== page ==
17_testnet_standard_bip39_encrypted was upgraded, but was first backed up to
17_testnet_standard_bip39_encrypted.backup.1 by ElectrumSV, and the original was deleted after being successfully upgraded to
ElectrumSV will detect the original backup and use a new variation on the backed up file name, if for some reason you try to upgrade the original file multiple times.
Multiple sources of payment destinations
First, let’s touch on what a payment destination is. Then we’ll devote a small amount of attention to the reason you might want more than one in your wallet, and highlight how the wallet experience changes.
What is a payment destination?
The addresses you use, whether you give them to people directly, or whether you give someone a QR code where the address is in the URL along with other payment details, are payment destinations. They are called “public key hashes”, and are included in transactions in a standard script template that is called “pay to public key hash”. Every payment to your address is highly likely to be made by the exact same script, but in different outputs within different transactions. Every payment to a public key hash you have the private key for, is within a transaction output. The amounts in the transaction outputs that you have not spent, are your unspent transaction outputs, another name for which is UTXOs. The address is just a convenient way to map unspent payments to you, using the same form you tell people how to pay you.
But the concept of an address is a stop gap measure. They do not work as a way to represent the full set of payment destinations that Craig Wright designed Bitcoin to allow. I’ll leave it at that, but if you see me refer to payment destinations, know that it includes the kind that addresses currently represent and more.
A use case for handling more then one payment destination source
Paymail is a way for ElectrumSV to delegate the ability to receive payments on your behalf, to a Paymail host. It is in your interest to keep the Paymail payments you receive, separate from the ones you receive from other sources.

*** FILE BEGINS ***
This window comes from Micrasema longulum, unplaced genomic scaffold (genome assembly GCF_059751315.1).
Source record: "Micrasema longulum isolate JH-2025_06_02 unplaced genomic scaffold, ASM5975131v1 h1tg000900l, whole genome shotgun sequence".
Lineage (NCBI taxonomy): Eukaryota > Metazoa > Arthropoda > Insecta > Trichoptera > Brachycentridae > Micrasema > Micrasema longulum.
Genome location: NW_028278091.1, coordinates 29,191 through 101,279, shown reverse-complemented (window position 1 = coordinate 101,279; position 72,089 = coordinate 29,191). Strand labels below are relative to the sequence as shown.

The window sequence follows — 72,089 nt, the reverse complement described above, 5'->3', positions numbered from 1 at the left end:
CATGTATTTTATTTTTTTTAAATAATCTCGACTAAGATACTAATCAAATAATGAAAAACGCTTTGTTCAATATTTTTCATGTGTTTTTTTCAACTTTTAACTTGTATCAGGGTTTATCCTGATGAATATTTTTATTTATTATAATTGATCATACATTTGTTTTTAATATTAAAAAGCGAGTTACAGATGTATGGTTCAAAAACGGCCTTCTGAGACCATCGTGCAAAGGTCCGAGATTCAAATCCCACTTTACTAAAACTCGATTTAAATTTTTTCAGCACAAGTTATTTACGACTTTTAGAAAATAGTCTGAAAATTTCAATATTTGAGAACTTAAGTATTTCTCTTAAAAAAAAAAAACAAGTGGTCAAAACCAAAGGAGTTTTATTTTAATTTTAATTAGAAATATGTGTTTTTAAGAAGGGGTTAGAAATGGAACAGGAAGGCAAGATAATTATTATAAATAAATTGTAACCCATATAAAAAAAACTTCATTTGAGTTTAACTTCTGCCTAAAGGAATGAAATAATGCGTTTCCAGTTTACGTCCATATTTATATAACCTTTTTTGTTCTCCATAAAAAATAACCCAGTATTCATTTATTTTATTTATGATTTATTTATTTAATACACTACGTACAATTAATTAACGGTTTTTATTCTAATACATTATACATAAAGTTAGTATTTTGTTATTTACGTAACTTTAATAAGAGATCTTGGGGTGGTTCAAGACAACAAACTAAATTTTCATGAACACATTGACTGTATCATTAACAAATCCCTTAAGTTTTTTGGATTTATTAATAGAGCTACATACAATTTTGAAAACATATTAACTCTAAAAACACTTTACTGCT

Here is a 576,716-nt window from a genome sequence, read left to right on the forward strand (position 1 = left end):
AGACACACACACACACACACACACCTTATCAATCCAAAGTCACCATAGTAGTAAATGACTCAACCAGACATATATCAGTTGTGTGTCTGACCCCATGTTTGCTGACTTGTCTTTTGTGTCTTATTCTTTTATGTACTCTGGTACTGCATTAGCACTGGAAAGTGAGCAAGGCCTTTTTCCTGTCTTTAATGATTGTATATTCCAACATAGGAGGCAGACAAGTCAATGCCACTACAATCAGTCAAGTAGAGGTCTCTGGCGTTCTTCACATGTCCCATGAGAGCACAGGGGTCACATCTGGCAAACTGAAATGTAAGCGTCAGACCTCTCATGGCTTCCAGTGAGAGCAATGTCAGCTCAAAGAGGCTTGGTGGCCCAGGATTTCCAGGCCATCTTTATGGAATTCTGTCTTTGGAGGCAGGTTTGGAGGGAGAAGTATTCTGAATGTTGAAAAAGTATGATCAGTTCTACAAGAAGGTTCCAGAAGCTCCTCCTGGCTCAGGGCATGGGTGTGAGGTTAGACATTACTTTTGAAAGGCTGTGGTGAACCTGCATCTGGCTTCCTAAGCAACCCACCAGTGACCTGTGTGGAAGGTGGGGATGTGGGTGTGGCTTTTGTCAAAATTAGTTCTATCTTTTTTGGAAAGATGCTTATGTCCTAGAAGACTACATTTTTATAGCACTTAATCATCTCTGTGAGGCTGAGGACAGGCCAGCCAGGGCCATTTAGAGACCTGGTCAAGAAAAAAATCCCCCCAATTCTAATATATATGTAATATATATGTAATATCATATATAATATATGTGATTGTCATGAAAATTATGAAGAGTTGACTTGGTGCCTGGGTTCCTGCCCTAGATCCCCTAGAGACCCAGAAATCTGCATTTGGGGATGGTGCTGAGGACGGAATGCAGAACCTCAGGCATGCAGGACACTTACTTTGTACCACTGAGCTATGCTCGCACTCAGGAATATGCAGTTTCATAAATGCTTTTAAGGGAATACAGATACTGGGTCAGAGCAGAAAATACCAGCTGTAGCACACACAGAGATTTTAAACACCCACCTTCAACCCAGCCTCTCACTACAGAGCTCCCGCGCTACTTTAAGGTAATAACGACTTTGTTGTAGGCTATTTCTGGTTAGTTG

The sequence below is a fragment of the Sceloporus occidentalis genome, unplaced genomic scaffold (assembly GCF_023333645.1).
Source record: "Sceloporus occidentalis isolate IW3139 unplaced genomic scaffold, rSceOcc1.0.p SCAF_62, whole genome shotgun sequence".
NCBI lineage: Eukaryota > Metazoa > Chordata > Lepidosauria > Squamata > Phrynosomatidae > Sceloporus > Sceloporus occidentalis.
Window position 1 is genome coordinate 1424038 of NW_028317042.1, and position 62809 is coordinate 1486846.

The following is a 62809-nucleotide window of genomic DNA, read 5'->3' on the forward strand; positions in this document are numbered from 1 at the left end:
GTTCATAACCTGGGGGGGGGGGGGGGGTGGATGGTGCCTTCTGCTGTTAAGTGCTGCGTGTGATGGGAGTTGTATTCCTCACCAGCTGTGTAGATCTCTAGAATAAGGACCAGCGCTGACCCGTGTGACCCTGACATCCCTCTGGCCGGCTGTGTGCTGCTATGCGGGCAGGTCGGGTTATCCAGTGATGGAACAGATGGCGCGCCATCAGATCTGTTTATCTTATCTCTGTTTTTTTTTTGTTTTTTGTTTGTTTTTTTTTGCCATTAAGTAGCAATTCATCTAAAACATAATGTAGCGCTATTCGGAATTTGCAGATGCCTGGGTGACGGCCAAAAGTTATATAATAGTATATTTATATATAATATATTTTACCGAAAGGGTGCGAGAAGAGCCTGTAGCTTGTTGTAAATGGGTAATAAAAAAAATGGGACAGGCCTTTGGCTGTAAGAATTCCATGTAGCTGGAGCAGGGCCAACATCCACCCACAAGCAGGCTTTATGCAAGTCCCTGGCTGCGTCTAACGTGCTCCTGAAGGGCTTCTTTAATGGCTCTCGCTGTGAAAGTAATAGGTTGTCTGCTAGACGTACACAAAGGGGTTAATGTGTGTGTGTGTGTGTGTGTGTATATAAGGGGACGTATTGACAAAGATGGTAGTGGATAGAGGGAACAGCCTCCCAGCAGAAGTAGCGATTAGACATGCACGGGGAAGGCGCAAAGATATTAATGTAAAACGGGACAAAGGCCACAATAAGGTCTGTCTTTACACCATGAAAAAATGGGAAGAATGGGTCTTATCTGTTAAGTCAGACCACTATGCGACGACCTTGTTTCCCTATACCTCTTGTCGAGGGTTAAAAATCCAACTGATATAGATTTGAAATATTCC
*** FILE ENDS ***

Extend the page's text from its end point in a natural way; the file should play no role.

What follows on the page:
Consider that you might have several different identities, each with their own linked Paymail host that can receive payments on your behalf. You might even have multiple hosts for each identity, where different hosts offer different services.
This change gives ElectrumSV a lot more possible ways it can create a useful and flexible wallet experience.
The changing wallet experience
The 1.2.x wallet user interface is based around the single payment destination source. It needs to change to allow users to be able to manage multiple sources.
For now this is not an area we are focusing on. The interface will only receive incremental changes forced by the underlying technical changes. At some later point we will rethink the user interface to meet our longer term goals.
This release should not actually be that unstable. To the best of our knowledge it is pretty stable, and has an extended test suite of older pre-database wallets that should ensure whatever version of ElectrumSV people have, their wallets should upgrade correctly when they finally move to the latest version.
Well, there is that bug in transaction verification. Just close the wallet and reopen it, and they should verify. Probably pretty annoying if you use this release day to day.
It’s not strictly an alpha, as we are not feature complete in any sense. But that’s the way I coded the update system, and there’s no general way to release in-development versions for people to try and test.
Moving forward as large features are merged into our development branch, we will look at doing unstable releases for each of them to give our users a chance to make use of, or just check them out.
What changed before this release?
You can find even more guides to changes in earlier versions from within the following guides:
This release primarily fixes coin-splitting to work with the changes to the faucet that it relies on.